Team Directional Passing
All numbers below reflect yards per play.
As I talked about above, Joe Flacco makes for a good streaming play this week. The Saints are allowing far below average passing yards per play marks on the right and middle areas of the field, and according to numberFire's expected points model, they've got the fourth-worst secondary in football. They're also seeing an 8.7 average depth of target (aDOT) against this season, which is a top-10 number in football. That coincides nicely with Flacco's (coincidentally) 8.7 aDOT, a higher mark in the league. With a strong 49.5-point over/under and with the Ravens as home favorites, Flacco is good to go for quarterback-needy teams.
The 49ers get the Rams this weekend, giving C.J. Beathard another strong matchup. As you can see in the chart, the Rams haven't been very good against the pass this year. That's emphasized by their numbers since Aqib Talib went down in Week 3 -- Kirk Cousins was the QB4 against the Rams in Week 4, Russell Wilson the QB12 in Week 5, and Case Keenum the QB14 in Week 6. Beathard, whose Success Rate (the percentage of positive expected point plays) is on par with Ben Roethlisberger this year, isn't an awful deep streaming play this week, and don't sleep on George Kittle, as the Rams have allowed the eighth-most yards to the tight end position and have allowed 10.7 yards per passing play to the middle of the field.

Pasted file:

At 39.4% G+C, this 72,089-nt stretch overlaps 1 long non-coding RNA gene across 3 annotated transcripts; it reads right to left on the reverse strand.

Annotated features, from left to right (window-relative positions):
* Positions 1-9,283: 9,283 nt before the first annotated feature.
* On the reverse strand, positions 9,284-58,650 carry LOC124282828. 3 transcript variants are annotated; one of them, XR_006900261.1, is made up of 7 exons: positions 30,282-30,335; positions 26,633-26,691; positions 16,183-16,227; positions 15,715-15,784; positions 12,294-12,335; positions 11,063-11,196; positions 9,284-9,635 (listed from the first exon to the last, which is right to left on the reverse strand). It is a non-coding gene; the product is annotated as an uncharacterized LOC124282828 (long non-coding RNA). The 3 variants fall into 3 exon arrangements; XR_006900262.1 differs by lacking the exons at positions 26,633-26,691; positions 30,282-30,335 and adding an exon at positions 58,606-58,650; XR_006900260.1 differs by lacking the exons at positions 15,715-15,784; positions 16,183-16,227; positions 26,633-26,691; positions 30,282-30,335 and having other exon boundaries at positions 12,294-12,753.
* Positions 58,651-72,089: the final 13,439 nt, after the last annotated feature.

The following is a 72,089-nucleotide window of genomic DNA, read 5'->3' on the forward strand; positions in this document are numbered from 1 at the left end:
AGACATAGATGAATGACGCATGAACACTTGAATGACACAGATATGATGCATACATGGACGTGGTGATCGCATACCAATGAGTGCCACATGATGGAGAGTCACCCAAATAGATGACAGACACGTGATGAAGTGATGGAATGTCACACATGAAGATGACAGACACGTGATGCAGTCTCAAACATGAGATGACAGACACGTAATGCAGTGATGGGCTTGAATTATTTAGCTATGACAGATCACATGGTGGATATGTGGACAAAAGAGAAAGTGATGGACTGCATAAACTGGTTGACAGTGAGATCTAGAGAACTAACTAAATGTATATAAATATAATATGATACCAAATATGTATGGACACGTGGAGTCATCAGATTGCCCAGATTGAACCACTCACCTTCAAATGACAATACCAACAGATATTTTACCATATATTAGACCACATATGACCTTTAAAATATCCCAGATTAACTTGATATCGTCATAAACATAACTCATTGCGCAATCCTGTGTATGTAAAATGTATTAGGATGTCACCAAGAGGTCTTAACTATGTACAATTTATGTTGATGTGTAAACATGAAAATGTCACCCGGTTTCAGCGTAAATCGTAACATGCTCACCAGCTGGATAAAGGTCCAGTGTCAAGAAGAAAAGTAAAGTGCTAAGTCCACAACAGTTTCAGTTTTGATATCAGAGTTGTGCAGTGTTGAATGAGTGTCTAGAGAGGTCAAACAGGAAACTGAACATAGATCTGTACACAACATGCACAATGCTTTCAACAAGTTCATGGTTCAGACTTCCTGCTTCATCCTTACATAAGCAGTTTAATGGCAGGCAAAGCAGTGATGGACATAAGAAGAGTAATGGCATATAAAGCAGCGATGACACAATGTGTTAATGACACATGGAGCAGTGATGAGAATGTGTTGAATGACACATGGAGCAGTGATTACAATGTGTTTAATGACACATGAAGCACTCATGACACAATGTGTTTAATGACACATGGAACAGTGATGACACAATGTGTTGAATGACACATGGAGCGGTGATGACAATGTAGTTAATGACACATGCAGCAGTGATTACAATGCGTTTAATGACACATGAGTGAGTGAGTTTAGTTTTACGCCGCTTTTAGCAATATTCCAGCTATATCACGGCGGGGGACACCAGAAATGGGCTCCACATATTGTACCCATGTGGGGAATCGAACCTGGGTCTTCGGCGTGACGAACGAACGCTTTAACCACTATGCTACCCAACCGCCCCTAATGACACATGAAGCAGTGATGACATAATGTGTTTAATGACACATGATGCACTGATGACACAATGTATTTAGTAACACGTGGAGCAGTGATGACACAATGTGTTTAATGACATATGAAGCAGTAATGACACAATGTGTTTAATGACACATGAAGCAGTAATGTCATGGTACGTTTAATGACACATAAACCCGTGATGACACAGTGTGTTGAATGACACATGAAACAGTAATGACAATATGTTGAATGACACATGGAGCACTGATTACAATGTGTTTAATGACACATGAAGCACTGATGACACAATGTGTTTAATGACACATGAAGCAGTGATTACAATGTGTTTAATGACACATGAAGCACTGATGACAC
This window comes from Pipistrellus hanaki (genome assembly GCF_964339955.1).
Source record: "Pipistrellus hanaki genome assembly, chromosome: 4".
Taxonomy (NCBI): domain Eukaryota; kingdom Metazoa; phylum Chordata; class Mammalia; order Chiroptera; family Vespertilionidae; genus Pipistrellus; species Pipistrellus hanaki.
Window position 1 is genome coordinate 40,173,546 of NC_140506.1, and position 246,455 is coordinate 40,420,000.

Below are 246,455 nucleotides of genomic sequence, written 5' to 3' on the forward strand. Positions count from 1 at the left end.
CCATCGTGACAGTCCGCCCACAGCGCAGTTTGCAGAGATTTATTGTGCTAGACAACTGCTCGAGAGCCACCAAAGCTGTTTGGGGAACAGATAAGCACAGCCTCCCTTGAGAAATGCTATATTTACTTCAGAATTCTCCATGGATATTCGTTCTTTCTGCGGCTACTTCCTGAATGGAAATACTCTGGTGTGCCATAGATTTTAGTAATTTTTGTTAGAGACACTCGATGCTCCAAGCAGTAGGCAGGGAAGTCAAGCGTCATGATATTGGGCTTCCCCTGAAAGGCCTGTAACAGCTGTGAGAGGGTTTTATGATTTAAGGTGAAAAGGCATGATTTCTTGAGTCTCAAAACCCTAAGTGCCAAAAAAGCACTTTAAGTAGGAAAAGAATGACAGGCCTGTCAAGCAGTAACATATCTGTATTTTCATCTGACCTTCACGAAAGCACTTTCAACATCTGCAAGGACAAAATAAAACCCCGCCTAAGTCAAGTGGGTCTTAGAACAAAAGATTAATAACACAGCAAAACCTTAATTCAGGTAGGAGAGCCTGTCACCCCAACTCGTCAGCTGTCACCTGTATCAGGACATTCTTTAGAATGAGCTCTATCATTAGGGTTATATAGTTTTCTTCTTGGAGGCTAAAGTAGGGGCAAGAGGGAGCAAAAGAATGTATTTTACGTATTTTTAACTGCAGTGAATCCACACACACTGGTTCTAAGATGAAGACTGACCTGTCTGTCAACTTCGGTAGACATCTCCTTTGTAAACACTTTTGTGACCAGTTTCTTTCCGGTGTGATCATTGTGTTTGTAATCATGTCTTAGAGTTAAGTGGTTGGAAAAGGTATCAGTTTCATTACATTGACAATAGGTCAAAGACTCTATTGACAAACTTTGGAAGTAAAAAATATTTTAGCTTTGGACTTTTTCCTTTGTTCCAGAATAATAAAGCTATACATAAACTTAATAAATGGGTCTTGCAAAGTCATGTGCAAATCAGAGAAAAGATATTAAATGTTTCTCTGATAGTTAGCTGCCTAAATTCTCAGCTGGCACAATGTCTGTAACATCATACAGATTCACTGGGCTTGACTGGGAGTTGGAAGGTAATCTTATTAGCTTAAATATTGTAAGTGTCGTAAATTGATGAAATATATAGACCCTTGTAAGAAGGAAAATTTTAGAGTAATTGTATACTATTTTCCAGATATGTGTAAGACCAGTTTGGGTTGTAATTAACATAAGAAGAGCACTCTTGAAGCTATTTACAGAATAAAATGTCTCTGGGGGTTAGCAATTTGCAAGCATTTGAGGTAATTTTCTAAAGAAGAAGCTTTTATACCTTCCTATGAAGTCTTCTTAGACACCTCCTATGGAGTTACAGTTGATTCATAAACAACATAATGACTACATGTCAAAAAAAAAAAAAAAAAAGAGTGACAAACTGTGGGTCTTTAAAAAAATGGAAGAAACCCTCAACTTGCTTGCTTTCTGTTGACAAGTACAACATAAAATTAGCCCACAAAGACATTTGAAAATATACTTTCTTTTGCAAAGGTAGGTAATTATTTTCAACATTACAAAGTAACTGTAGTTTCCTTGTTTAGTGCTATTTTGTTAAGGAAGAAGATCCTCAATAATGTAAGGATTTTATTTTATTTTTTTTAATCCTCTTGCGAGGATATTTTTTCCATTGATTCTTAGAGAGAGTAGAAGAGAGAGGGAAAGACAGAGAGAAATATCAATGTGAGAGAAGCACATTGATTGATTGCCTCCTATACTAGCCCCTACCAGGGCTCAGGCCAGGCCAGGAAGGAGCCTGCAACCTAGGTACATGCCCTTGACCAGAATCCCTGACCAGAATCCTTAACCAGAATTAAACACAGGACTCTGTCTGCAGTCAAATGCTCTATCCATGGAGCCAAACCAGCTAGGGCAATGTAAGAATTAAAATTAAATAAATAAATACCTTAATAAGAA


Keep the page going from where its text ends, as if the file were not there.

The Jacksonville Jaguars' defense has allowed 70 points over the last two weeks. Their Week 5 performance on the road against a top Kansas City offense is excusable, but this past week against Dallas, they really didn't show up. The pass defense wasn't really the issue against the Cowboys, though -- Dak Prescott threw for fewer than 200 yards. They should still be considered a tough matchup against the pass -- numberFire's schedule-adjusted metrics still have them as the fourth-best secondary in football.
Indianapolis' secondary hasn't been very good this year, but they're facing a Buffalo offense that's trending to be historically bad when you adjust for era. The Colts have allowed the highest Success Rate to opposing wide receivers this year, but no Bills wide receiver ranks in the top-75 in target Success Rate. This is a reason the Colts are a good streaming option defensively this week, aside from the obvious point that they're at home as big favorites.
Week 7 will be a big test for the Saints passing attack. Baltimore's secondary is one of the best in football, and as you can see in the chart, they're above average in yards per play allowed at each area of the field. They've allowed six passing touchdowns this season, but four of those came against Andy Dalton. And they've been strong in every game aside from that Thursday night Bengals' tilt: the Ravens have given up 14 or fewer points in every other contest. Drew Brees should still be started in most instances this week, but it's hard to imagine he'll post numbers like he has up until this point.
Team Directional Rushing
All numbers below reflect yards per play.
Joe Mixon should go berserk this week. The Chiefs are all green in the chart above, and they rank 31st in Success Rate allowed to running backs through the air while ranking dead last in Success Rate surrendered via the ground. In six games, five running backs have posted a top-10 performance against them. It could be a monster day for Mixon against KC.